The Coming Collapse of China

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The Coming Collapse of China
The Coming Collapse of China.jpg
AuthorGordon G. Chang
CountryUnited States
Publication date

The Coming Collapse of China is a book by Gordon G. Chang, published in 2001, in which he argues that the Communist Party of China is the root cause of many of the People's Republic of China's problems and will cause its collapse in the near future.[1] He claimed that the hidden nonperforming loans of the "Big Four" Chinese State banks would likely bring down China's financial system and its communist government in 2006, 2011, 2012, 2016, and 2017. As of 2012, many of have argued that the collapse of China has begun, and the nation's economy continues to deteriorate year on year. Although it is well past 2017, the collapse has not occurred but experts suggest the country's aggressive foreign policy will only hasten the inevitable and as such, a communist administration allowing for a capitalistic trade model is not ideal.


In the introduction of his book, Gordon G. Chang, an American lawyer, predicts the following scenario:

The end of the modern Chinese state is near. The People's Republic has five years, perhaps ten, before it falls. This book tells why.[2]

Based on the perceived inefficiency of state-run enterprises and the inability of the Communist Party of China to build an open democratic society, Chang argues that the hidden non-performing loans of the "Big Four" Chinese State banks would likely bring down China's financial system and its communist government along with the entire country.


Dexter Roberts of Bloomberg Businessweek described the book as "Pessimism on a grand scale".[1]

In 2002, Julia Lovell of The Observer noted that although China's entry to the World Trade Organization could provide Western investors with many new opportunities, Chang's book has "marshalled ample evidence to dampen such expectations".[3] In 2001, Patrick Tyler of The New York Times wrote:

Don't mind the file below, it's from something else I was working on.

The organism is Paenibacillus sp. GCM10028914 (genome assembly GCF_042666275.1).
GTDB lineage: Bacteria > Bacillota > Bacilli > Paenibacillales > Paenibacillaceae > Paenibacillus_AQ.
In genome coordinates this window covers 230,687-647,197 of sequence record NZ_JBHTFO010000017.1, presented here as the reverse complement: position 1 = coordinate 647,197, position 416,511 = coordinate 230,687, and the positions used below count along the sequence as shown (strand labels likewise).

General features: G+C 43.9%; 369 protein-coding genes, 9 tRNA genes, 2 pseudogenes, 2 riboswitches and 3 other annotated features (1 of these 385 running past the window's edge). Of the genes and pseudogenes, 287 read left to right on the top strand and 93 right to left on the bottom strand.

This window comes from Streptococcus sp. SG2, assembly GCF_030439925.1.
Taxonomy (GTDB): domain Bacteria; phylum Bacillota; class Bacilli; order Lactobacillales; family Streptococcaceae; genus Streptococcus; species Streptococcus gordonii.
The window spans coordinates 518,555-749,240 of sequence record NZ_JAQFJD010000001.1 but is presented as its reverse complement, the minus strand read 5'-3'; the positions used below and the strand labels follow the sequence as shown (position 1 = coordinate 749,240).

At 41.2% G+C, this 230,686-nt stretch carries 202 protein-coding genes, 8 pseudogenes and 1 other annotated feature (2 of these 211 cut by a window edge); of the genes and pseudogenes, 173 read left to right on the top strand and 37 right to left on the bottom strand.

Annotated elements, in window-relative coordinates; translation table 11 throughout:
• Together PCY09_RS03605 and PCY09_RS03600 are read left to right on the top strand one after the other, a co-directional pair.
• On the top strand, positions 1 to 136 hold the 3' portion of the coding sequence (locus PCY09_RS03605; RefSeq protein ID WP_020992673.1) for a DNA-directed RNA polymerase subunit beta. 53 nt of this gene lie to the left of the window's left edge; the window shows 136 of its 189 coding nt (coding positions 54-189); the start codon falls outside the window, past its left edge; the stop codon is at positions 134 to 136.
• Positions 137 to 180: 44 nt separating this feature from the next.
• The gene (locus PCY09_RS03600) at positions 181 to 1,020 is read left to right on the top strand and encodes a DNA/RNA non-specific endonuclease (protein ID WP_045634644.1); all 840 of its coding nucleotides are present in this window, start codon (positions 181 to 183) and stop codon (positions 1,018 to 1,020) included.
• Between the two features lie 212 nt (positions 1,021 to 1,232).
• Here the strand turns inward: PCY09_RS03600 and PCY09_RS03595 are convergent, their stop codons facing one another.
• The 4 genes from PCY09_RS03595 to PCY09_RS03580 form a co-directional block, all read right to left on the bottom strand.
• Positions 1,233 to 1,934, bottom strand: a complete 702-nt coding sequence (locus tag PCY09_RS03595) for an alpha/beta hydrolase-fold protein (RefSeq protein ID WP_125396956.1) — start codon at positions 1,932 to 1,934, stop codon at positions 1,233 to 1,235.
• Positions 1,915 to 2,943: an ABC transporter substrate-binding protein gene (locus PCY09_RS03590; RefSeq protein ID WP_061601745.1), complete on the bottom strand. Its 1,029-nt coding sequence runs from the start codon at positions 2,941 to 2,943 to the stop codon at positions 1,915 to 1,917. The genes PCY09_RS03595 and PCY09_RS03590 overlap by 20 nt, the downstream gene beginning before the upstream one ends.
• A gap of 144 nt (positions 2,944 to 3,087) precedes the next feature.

As Chang discovered, China is a nation of contradictions. Many of its state industries are virtually bankrupt; its banking system sits on a mountain of unrecognized bad debts; its agriculture is primitive; pollution is out of control; and government interference and corruption are killing off a number of new business ventures...

— The New York Times, September 9, 2001[4]


In an article entitled "The Coming Collapse of China: 2012 Edition", published by the Foreign Policy magazine website, Gordon G. Chang admitted that his prediction was wrong, arguing that he was off only by one year: "Instead of 2011, the mighty communist party of China will fall in 2012. Bet on it."[5] On May 21, 2016, The National Interest published another article by Chang, "China's Coming Revolution."[6]


  1. ^ a b Dexter Roberts. "Pessimism on a Grand Scale". Bloomberg Businessweek. Retrieved 22 October 2013.
  2. ^ "The coming collapse of China". WorldCat. Retrieved 22 October 2013.
  3. ^ Julia Lovell (10 March 2002). "Observer review: The China Dream and The Coming Collapse of China". The Guardian.
  4. ^ Patrick E. Tyler (September 9, 2001). "'The Coming Collapse of China': Reckoning With a 'Paper Dragon'". The New York Times.
  5. ^ Gordon G. Chang, The Coming Collapse of China: 2012 Edition, Foreign Policy, December 29, 2011.
  6. ^ Chang, Gordon G. (21 May 2016). "China's Coming Revolution". The National Interest.